LAURIER written and directed by Michael Hollingsworth (VideoCabaret). At Cameron House (408 Queen West). Limited run. $15-$30. 416-703-1725. Rating: NNNN
Writer/director Michael Hollingsworth is literally making history again at the Cameron House with his VideoCabaret company production of Laurier, part 8 of a roguish tribute to Canada’s past subtitled The History Of The Village Of The Small Huts.
This time, Hollingsworth gleefully flips open his history textbook to 1885-1911, when Wilfred Laurier (Paul Braunstein) takes over the Liberal leadership and then becomes Canada’s first francophone prime minister. Wilfy (as he’s often called) also has an affair with Emilie LaVergne (Linda Prystawska) that produces illegitimate son Armand (Anand Rajaram) and creates much heartache for his wife, Zoe (Kerry Ann Doherty).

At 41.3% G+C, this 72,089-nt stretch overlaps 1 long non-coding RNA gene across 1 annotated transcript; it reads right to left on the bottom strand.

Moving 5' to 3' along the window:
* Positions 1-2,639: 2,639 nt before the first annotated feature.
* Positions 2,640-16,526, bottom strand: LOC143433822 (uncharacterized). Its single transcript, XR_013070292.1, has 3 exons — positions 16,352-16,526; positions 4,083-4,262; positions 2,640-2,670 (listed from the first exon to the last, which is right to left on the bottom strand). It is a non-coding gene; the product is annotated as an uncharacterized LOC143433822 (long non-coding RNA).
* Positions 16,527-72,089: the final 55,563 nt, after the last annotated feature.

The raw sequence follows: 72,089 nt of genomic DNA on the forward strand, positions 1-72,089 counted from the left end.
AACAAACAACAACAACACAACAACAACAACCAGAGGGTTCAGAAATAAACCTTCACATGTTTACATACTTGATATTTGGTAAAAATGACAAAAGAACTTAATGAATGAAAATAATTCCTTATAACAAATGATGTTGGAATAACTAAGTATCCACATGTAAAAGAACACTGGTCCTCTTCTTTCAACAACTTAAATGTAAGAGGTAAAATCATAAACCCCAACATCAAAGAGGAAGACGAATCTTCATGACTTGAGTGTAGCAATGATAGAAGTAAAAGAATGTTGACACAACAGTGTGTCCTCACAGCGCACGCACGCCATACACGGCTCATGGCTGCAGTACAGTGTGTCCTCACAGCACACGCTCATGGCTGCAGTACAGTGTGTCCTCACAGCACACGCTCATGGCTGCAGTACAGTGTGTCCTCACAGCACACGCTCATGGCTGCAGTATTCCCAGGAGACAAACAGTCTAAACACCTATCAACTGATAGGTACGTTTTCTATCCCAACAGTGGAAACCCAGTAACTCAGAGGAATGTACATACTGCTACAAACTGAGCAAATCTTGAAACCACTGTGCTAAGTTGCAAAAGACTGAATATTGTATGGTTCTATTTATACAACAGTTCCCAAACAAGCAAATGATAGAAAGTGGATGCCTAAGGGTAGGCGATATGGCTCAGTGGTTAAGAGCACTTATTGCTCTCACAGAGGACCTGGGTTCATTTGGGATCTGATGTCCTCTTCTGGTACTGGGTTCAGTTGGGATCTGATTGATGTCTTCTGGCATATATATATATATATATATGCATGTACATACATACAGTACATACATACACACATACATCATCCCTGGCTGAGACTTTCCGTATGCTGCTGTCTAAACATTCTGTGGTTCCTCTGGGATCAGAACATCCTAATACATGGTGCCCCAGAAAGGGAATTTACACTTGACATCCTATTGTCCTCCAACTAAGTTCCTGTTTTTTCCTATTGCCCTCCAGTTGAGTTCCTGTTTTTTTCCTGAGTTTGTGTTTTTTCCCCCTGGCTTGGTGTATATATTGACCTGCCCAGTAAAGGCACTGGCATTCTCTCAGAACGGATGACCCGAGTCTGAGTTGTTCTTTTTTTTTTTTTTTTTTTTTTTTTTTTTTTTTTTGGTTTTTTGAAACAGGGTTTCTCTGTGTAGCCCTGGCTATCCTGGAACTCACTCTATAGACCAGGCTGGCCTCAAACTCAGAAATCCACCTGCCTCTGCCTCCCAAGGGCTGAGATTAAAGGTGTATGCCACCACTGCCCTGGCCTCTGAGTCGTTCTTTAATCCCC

Braunstein plays the title character with a dynamic passion often lacking in politicians. While each of the other six cast members deftly performs multiple roles, standouts include Doherty’s tittering Zoe, with her pathetic perma-smile, Prystawska’s lascivious Emilie (decked out in Astrid Janson and Sarah Armstrong’s fanciful costume, with its suitably spidery décolletage) and Rajaram’s enfant terrible Armand, especially funny on his knees as a thumb-sucking five-year-old.
The play incorporates numerous accents and dialects while touching on controversies like free trade, public funding for separate schools and military involvement overseas. And if the highly stylized staging becomes slightly repetitive toward the end, the script remains masterfully concise.
Without ever sacrificing clarity, Hollingsworth bulldozes through the deaths of four prime ministers, taking the audience through 16 years of history in a hilarious heartbeat.
That he shoehorns all this onto a stage no larger than a downtown parking spot is a testament to his aptitude as a director and to the precise ensemble work of VideoCabaret.
Next up in the series is the chapter about the Great War, and like a fresh-faced military recruit, I’m looking forward to seeing some action.